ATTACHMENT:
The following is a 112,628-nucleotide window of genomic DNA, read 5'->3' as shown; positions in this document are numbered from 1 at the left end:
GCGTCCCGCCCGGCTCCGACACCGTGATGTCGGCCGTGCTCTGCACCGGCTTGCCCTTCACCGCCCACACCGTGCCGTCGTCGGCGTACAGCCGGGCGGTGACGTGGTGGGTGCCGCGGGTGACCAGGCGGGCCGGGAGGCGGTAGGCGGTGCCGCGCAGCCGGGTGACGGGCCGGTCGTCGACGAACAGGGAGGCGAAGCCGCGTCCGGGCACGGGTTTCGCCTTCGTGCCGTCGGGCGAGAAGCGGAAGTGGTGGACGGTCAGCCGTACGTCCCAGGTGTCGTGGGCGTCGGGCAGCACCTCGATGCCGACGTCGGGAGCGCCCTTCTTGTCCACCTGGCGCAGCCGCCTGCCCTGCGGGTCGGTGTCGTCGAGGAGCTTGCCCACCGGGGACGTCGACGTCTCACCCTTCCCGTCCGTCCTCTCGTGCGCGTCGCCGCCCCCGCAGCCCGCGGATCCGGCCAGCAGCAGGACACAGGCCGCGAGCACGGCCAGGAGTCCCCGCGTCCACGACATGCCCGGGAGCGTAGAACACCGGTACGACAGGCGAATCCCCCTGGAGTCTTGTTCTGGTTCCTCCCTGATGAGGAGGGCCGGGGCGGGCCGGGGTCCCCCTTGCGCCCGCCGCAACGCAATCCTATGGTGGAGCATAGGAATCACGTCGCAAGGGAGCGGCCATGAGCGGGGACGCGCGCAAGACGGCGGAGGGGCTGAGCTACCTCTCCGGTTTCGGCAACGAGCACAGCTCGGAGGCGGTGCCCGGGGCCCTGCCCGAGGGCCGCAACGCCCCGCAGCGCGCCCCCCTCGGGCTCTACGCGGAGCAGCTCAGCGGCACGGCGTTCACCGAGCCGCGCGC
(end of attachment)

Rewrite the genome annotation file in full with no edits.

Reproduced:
The following is a 112,628-nucleotide window of genomic DNA, read 5'->3' as shown; positions in this document are numbered from 1 at the left end:
GCGTCCCGCCCGGCTCCGACACCGTGATGTCGGCCGTGCTCTGCACCGGCTTGCCCTTCACCGCCCACACCGTGCCGTCGTCGGCGTACAGCCGGGCGGTGACGTGGTGGGTGCCGCGGGTGACCAGGCGGGCCGGGAGGCGGTAGGCGGTGCCGCGCAGCCGGGTGACGGGCCGGTCGTCGACGAACAGGGAGGCGAAGCCGCGTCCGGGCACGGGTTTCGCCTTCGTGCCGTCGGGCGAGAAGCGGAAGTGGTGGACGGTCAGCCGTACGTCCCAGGTGTCGTGGGCGTCGGGCAGCACCTCGATGCCGACGTCGGGAGCGCCCTTCTTGTCCACCTGGCGCAGCCGCCTGCCCTGCGGGTCGGTGTCGTCGAGGAGCTTGCCCACCGGGGACGTCGACGTCTCACCCTTCCCGTCCGTCCTCTCGTGCGCGTCGCCGCCCCCGCAGCCCGCGGATCCGGCCAGCAGCAGGACACAGGCCGCGAGCACGGCCAGGAGTCCCCGCGTCCACGACATGCCCGGGAGCGTAGAACACCGGTACGACAGGCGAATCCCCCTGGAGTCTTGTTCTGGTTCCTCCCTGATGAGGAGGGCCGGGGCGGGCCGGGGTCCCCCTTGCGCCCGCCGCAACGCAATCCTATGGTGGAGCATAGGAATCACGTCGCAAGGGAGCGGCCATGAGCGGGGACGCGCGCAAGACGGCGGAGGGGCTGAGCTACCTCTCCGGTTTCGGCAACGAGCACAGCTCGGAGGCGGTGCCCGGGGCCCTGCCCGAGGGCCGCAACGCCCCGCAGCGCGCCCCCCTCGGGCTCTACGCGGAGCAGCTCAGCGGCACGGCGTTCACCGAGCCGCGCGC